New Jersey's governor is moving to close the state's onlyafter reviewing an investigative report detailing a January assault on several inmates. Ten correctional officers have been charged in connection with the attack at the Edna Mahan Correctional Facility for Women.
"I am deeply disturbed and disgusted by the horrific attacks that took place on January 11. Individuals in state custody deserve to be treated with dignity and respect, and the officers involved in this incident, both directly and indirectly, abused their power to send a message that they were in charge," Governor Phil Murphy said in a statement Monday.
"Edna Mahan Correctional Facility for Women has a long history of abusive incidents predating our administration, and we must now commit ourselves to completely breaking this pattern of misconduct to better serve incarcerated women entrusted to the state's care," the statement added.
Murphy said the "only path forward" is to close the facility and relocate inmates. "While this will not happen overnight, I intend to work with legislative leadership during the current budget cycle to allocate funding to begin this multi-year process."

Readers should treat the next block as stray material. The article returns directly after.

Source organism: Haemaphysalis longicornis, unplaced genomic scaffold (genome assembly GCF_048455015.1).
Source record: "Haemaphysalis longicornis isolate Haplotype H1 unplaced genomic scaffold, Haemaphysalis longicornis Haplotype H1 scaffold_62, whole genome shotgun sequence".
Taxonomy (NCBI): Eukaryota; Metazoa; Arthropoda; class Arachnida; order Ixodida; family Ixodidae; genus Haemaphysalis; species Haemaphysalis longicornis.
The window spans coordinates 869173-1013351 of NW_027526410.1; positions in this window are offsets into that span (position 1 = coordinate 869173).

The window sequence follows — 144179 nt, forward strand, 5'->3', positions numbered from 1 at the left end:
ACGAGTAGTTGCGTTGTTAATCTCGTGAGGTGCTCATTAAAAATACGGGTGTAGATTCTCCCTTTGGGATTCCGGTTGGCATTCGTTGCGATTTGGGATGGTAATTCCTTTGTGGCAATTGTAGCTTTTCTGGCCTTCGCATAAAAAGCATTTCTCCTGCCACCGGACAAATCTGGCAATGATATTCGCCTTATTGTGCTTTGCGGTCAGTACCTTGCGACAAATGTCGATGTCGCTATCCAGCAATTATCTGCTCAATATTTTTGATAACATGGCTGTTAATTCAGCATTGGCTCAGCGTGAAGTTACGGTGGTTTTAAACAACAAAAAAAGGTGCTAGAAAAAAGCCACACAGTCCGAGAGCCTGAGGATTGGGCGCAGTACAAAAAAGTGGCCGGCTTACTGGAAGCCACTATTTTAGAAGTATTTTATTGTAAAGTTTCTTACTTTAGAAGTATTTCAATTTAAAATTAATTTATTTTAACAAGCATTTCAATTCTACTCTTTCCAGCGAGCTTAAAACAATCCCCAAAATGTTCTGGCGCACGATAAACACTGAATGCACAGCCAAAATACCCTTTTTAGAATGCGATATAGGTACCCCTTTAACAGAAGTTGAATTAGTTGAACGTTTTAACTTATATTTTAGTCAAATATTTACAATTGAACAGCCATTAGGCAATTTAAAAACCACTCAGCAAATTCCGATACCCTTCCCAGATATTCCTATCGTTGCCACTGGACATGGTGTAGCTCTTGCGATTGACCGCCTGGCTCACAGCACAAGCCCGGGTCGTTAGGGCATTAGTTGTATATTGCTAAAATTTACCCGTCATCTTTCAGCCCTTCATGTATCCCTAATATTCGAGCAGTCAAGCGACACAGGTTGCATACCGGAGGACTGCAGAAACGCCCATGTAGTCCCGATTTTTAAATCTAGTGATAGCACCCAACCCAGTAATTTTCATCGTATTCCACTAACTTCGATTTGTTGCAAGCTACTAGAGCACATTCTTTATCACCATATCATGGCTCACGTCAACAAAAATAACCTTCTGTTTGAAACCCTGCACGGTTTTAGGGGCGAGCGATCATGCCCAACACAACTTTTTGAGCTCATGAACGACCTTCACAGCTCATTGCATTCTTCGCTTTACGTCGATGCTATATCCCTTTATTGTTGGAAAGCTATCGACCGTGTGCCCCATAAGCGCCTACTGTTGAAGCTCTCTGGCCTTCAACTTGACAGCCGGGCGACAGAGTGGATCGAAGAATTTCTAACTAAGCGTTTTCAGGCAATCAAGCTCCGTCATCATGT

The 75-page investigative report, also released Monday, found that prison staffers used excessive force when removing inmates from their cells, falsified reports about the incidents and did not properly record them. It also said staffers failed to prevent male prison workers from viewing strip searches of female inmates.
The state's attorney general, Gurbir Grewal, has charged 10 correctional officers - eight men and two women - in connection with the attack. One officer is accused of punching an inmate in the face 28 times and his supervisors are accused of covering up the incident.
"Individuals in state custody deserve to be treated with dignity and respect, and the officers involved in this incident, both directly and indirectly, abused their power to send a message that they were in charge," Murphy said in his statement Monday. "The excessive use of force, as outlined in the report, cannot and will not be tolerated by my administration."
Oliver Barry is one of the attorneys representing 22 current and former inmates who have accused correctional officers of sexual misconduct and abuse at the facility. Barry said two legal teams have reached a $20.8 million settlement with the state — which is currently pending court approval.
"It is good to see that it appears the administration is confronting these issues that have been present at Edna Mahan," Barry said Monday. "It is equally important that those [suggested reforms] are now implemented wherever the ultimate landing spot for the female incarcerated population of New Jersey ends up being. "